• reasonable security practices and procedures applied.

The CCPA has an exhaustive list of disclosure requirements that businesses shall disclose under their privacy policy. This list includes:

  • A description of a consumer’s rights pursuant and two or more designated methods for submitting requests;
  • A list of the categories of personal information which it has collected about consumers in the preceding 12 months by reference to the enumerated category or categories in subdivision;
  • The most closely describe the personal information collected;
  • The categories of sources from which consumers’ personal information is collected;
  • The business or commercial purpose for collecting, selling, or sharing consumers’ personal information; and
  • The categories of third parties to whom the business discloses consumers’ personal information.



The supervisory authorities play a crucial role in enforcing privacy laws and ensuring compliance. They provide guidance, investigate complaints, and can impose penalties for violations, thereby promoting accountability and trust in the data processing activities of organizations. Therefore, the Attorney General (“AG”) under CCPA, National Data Protection Authorities (“DPA”) under GDPR, and Adjudicating Officer (“AO”) under the IT Act and SPDI Rules have been provided with distinguished enforcement and regulatory powers. While the GDPR provides for investigatory and corrective powers in cases of a data breach while ensuring independence in exercising their duty, the CCPA gives exhaustive powers such as creating regulations concerning CCPA and the right to start investigations against any non-compliance from businesses.

Penalties of non-compliance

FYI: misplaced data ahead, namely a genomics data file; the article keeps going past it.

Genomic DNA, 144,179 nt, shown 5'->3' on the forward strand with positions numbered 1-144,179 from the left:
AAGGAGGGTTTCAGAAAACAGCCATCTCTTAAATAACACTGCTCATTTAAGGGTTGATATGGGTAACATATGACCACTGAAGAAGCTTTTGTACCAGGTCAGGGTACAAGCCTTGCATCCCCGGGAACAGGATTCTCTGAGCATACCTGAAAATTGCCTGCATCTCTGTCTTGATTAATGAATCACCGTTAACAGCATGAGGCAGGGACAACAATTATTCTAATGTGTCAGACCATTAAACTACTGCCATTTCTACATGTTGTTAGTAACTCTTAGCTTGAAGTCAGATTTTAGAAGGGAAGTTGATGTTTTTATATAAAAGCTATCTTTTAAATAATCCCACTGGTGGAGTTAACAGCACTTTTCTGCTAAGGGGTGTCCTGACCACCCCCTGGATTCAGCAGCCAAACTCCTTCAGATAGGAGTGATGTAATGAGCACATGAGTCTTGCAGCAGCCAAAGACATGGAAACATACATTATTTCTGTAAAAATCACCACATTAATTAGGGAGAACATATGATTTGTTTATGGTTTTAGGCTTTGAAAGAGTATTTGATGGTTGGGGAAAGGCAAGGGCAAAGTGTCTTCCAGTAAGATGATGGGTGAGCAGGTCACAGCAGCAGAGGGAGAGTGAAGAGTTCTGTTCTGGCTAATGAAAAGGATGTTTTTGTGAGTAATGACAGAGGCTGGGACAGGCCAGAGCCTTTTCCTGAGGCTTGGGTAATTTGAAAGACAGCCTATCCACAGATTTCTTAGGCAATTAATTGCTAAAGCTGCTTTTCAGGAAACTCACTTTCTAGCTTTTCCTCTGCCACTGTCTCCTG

In the case of GDPR, any breach of its provisions may result in a petition for judicial relief where a claim can be for both material and non-material damages. The fines are issued by the DPA based on the violation that has occurred that may be either: (i) 2% of global annual turnover or €10 million, whichever is higher; or (ii) 4% of global annual turnover or €20 million, whichever is higher subject to certain conditions that describe the infringement.

While in the case of CCPA, the fines issued by the court may be up to (i) $2,500 for each violation, or/and (b) $7,500 for each intentional violation, but this can cause the imposition of several penalties due to the absence of a maximum limit. However, under the IT Act, it has to be seen that the disclosure of personal data was brought with the intention of causing wrongful loss or gain to the person concerned and without the consent of the person concerned or in breach of contract. The local courts then imposes a penal liability on the offender punishable with imprisonment up to 3 years or a fine up to 5 lacks rupees or both.


Navigating global privacy regulations can be a challenging task for organizations. With the introduction of GDPR, CCPA, and the IT Act and subjective rules thereunder, businesses are required to comply with stringent regulations aimed at protecting individuals’ data. While the laws share many commonalities, there are also significant differences that companies must be aware of when conducting business across borders. Organizations must take a proactive approach to ensure they are compliant with relevant regulations, protect individuals’ privacy rights, and avoid potential legal and financial consequences. As privacy regulations continue to evolve, companies need to stay informed and up to date on the latest developments to maintain compliance and build consumer trust.


  1. General Data Protection Regulation, 2016 O.J. (L 119/1) (EU).
  2. Cal.Civ.Code, §§ 1798.100–1798.199 (West 2021)
  3. Information Technology Act, 2000, No.21, Acts of Parliament, 2000 (India)
  4. California Privacy Rights Act, S.B.123, 2019-2020 Reg.Sess. (Cal. 2020)
  5. California Civil Code Section 1798.140 (3)
  6. General Data Protection Regulation, art. 4(7), 2016 O.J. (L 119/1) (EU)
  7. General Data Protection Regulation, art. 28, 2016 O.J. (L 119/1) (EU)
  8. California Civil Code , Section 1798.140(b)
  9. General Data Protection Regulation, art. 4(1), 2016 O.J. (L 119/1) (EU)
  10. Information Technology (Reasonable Security Practices and Procedures and Sensitive Personal Data or Information) Rules, 2011, G.S.R. 313(E) (Apr. 11, 2011), India Code, (MEITY)
  11. SPDI Rules 2011, Rule 2(i) (India)
  12. SPDI Rules 2011, Rule 3 (India)

Author: Akarsh Deep, Associate. (assisted by Mahek Agarwal)

Disclaimer: The content of this article is intended to provide a general guide to the subject matter and that the same shall not be treated as legal advice. For any queries, the author can be reached at